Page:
In a cottage on the outskirts of Oslo, Bishop Eivind Berggrav, Primate of Norway's Lutheran Church, last week passed the first anniversary of his arrest. The four-room house, fenced by barbed wire, is constantly patrolled by eleven Quisling storm troopers. The guard is frequently changed lest the men get on friendly terms with their prisoner, for Bishop Berggrav in confinement is as strong a moral force as all the churchmen at liberty in the land.
He lives in complete isolation, spends most of his time translating the New Testament into modern Norwegian. He cooks his own meals, tidies his own rooms. Recently he wrote his wife: "When I am free again you won't need any servant. Now I can cook and clean very well."
Tall Bishop Berggrav has grown even taller in the estimation of his enslaved countrymen since his arrest last year. To them he has become one of Norway's brightest symbols of freedom. Norwegians feel there is no comparison with Niemöller. The German, pastor, they insist, was sent to a concentration camp only because he did not like the Nazis barging into church affairs. Berggrav, on the other hand, took his stand not merely on spiritual grounds, but also because he detested their political theories and said so.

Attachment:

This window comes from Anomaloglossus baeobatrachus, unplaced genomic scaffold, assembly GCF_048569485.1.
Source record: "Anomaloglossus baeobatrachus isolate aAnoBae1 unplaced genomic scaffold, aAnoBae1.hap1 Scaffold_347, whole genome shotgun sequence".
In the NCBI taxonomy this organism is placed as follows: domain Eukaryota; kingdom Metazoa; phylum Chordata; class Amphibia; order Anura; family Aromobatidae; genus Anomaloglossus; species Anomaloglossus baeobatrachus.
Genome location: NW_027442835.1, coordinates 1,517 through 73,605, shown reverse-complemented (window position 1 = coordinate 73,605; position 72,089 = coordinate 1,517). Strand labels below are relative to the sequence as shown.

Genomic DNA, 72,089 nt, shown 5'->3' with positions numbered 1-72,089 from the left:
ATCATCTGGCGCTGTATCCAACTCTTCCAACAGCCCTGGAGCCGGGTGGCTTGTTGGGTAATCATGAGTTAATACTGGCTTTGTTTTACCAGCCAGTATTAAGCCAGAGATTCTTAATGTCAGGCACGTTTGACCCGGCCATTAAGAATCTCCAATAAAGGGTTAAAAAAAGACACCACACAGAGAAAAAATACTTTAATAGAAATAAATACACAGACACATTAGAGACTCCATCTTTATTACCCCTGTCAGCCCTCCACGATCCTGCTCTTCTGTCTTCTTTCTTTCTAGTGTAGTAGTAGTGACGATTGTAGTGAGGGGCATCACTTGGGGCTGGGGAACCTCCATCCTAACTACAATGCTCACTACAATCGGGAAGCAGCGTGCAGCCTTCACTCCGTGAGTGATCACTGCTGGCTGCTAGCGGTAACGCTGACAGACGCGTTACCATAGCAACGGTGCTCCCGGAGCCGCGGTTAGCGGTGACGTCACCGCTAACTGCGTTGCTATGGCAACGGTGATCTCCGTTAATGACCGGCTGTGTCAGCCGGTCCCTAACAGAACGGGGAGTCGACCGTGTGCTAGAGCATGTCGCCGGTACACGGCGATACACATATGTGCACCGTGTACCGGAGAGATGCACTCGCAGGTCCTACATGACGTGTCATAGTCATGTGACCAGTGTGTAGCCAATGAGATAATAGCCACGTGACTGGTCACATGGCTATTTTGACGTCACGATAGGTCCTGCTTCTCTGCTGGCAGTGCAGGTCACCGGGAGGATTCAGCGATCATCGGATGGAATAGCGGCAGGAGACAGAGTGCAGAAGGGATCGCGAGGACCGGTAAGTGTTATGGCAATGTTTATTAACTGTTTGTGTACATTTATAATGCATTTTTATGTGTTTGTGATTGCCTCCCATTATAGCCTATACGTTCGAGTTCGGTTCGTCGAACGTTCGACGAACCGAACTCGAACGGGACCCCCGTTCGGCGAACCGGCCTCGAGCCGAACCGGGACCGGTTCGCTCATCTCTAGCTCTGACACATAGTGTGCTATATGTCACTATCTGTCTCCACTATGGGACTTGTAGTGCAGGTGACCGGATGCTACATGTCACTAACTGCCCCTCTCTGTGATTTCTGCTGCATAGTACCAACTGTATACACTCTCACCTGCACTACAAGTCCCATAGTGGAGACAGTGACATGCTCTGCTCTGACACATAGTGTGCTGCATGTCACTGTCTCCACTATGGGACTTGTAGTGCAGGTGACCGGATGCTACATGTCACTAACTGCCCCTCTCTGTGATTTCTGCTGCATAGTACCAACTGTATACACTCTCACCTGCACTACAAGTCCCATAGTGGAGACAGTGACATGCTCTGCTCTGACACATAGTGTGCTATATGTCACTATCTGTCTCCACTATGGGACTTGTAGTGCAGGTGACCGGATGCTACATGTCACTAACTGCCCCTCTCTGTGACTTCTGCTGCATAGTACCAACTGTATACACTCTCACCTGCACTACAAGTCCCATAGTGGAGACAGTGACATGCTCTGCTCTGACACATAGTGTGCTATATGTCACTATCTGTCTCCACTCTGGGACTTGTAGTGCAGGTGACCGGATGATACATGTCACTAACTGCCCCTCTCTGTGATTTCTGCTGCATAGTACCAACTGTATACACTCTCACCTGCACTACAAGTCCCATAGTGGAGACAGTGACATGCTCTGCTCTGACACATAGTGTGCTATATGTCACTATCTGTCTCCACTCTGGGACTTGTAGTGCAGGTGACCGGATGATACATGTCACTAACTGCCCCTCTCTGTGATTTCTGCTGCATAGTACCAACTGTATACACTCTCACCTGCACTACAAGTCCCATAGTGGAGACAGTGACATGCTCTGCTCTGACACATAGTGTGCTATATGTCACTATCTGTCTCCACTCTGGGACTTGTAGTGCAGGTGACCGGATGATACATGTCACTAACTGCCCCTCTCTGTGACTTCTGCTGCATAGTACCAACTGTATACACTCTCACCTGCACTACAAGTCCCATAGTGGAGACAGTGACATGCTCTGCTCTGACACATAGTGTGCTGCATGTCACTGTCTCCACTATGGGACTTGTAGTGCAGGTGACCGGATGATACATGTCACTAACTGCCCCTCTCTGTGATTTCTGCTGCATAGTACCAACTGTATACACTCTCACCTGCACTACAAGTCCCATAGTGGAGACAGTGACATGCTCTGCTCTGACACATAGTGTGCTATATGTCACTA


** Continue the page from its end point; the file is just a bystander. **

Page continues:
Before the invasion, Norway's Church had largely lost touch with the common people, and congregations were composed mainly of old folk. Young people were increasingly critical of the Church's value. They questioned whether the clergy, to whom the State often assigned the choicest farms in rural areas, were worth their salt. Now all Norway, indeed all Scandinavian Lutheranism, knows the stuff of which Norway's clergy is made. The Church, standing firmly for the dignity of human freedom, has regained its lost prestige. Of the Church's clergymen, only 64 still function under Nazi domination, preach to benches largely deserted. The rest, six bishops and 797 pastors, gave up State salaries and public church functions about a year ago, still carry on their pastoral duties, but less openly.
Berggrav's militant Christianity has brought about a resurgence of religious fervor not only in Norway but throughout Scandinavia. Last week Dr. Gustav Aulen, Sweden's Bishop of Strängnäs (near Stockholm) paid a public tribute to his brother imprisoned in the Oslo cottage: "Berggrav's spirit has gone free through closed doors and has witnessed that God's words bear no chains. He and Norway's martyr Church are living testimonies . . . that no violent power can annihilate the life borne by God's spirit."